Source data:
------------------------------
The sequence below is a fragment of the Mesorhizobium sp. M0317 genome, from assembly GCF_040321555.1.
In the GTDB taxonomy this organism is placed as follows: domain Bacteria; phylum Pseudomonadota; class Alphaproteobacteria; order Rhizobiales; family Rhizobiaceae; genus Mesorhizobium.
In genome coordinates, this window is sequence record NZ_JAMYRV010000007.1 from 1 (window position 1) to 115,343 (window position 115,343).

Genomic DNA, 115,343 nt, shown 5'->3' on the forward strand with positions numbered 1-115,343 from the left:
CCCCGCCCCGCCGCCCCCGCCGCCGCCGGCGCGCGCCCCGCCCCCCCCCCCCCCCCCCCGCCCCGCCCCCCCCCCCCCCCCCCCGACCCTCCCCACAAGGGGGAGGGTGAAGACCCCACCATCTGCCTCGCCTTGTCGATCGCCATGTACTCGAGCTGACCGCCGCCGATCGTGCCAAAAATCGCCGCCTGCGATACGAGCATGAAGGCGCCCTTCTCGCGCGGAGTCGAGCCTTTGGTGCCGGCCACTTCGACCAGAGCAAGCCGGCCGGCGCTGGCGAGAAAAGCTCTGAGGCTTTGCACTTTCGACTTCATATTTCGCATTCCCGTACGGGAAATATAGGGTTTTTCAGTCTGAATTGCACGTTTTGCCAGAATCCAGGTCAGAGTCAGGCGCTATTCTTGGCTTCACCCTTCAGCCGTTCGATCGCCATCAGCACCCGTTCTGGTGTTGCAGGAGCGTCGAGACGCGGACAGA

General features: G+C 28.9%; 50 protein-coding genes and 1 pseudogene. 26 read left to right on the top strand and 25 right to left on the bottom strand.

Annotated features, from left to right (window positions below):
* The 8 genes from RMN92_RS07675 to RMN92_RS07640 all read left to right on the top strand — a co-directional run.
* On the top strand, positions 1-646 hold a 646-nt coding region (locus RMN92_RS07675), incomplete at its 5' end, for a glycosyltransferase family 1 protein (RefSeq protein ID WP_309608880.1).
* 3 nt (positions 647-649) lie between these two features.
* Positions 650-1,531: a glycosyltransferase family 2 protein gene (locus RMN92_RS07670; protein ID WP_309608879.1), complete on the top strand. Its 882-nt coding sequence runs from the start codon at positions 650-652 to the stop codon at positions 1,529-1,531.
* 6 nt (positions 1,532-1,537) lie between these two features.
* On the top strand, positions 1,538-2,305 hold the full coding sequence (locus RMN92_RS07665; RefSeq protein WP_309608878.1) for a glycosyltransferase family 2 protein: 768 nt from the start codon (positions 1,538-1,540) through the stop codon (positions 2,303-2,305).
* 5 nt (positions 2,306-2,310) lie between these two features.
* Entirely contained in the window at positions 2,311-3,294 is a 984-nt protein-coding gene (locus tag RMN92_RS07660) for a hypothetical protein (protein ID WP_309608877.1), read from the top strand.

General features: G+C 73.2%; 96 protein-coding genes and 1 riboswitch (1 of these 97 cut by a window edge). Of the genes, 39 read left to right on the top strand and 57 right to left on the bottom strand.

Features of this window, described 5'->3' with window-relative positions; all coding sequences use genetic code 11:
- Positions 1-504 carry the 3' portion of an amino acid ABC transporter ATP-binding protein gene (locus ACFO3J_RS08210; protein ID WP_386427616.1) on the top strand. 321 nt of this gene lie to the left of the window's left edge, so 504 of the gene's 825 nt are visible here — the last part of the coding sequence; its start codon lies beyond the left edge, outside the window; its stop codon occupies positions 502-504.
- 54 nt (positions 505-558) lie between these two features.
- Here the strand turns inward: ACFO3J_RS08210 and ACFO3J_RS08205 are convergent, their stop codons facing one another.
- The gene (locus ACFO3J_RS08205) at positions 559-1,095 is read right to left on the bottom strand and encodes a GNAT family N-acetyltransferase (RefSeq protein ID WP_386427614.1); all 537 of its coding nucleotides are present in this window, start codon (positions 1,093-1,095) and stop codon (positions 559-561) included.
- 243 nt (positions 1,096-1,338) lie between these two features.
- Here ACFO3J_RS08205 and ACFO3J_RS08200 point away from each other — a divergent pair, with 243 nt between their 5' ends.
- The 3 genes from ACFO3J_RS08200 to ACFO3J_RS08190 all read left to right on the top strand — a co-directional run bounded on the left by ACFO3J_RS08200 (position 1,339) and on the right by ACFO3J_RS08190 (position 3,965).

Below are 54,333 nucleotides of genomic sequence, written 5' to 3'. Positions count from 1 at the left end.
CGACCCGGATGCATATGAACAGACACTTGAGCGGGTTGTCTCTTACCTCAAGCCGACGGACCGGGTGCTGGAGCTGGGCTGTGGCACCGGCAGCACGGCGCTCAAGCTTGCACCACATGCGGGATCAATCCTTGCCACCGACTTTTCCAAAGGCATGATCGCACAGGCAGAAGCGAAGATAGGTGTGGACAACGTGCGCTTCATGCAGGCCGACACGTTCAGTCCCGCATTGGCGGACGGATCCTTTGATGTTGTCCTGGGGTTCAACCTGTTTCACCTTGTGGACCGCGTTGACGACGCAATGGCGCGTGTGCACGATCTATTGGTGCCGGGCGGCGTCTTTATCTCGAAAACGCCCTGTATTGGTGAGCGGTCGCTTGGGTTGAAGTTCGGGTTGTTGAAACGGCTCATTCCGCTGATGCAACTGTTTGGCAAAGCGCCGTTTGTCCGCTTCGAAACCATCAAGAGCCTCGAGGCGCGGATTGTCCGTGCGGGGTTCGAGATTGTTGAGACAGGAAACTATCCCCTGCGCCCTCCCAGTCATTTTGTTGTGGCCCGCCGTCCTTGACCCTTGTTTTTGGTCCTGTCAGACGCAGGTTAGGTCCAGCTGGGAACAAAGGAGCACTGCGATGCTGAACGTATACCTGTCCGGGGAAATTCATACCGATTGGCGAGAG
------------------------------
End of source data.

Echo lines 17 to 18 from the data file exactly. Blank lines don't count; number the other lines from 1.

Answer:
Features of this window, described 5'->3' with window-relative positions; all coding sequences use genetic code 11:
- Positions 1-504 carry the 3' portion of an amino acid ABC transporter ATP-binding protein gene (locus ACFO3J_RS08210; protein ID WP_386427616.1) on the top strand. 321 nt of this gene lie to the left of the window's left edge, so 504 of the gene's 825 nt are visible here — the last part of the coding sequence; its start codon lies beyond the left edge, outside the window; its stop codon occupies positions 502-504.